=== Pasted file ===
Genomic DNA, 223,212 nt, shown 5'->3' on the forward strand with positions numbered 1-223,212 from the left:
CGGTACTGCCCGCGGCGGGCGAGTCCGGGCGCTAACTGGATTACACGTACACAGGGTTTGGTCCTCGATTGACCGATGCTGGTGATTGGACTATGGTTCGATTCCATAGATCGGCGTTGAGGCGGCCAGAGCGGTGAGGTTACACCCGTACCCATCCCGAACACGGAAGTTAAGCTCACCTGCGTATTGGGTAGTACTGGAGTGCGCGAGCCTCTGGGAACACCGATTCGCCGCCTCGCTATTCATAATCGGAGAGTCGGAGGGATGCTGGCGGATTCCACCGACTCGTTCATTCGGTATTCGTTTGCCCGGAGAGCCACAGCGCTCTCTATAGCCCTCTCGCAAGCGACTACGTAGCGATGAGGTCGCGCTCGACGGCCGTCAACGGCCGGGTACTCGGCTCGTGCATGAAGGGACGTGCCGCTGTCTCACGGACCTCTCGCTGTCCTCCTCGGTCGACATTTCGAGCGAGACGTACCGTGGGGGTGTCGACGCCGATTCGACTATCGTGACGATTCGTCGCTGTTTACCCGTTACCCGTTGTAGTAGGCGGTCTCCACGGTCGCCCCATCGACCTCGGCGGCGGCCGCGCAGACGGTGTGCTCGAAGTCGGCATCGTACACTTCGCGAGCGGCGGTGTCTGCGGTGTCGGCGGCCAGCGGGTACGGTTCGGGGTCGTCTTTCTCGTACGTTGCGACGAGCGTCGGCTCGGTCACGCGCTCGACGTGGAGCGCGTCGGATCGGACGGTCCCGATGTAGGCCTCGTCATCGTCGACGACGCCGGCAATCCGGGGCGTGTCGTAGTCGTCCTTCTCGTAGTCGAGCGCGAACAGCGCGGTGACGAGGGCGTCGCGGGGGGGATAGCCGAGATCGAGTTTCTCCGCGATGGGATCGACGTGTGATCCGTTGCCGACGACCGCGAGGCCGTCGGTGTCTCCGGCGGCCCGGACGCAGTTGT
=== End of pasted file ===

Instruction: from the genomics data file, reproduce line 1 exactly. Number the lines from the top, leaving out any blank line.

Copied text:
Genomic DNA, 223,212 nt, shown 5'->3' on the forward strand with positions numbered 1-223,212 from the left: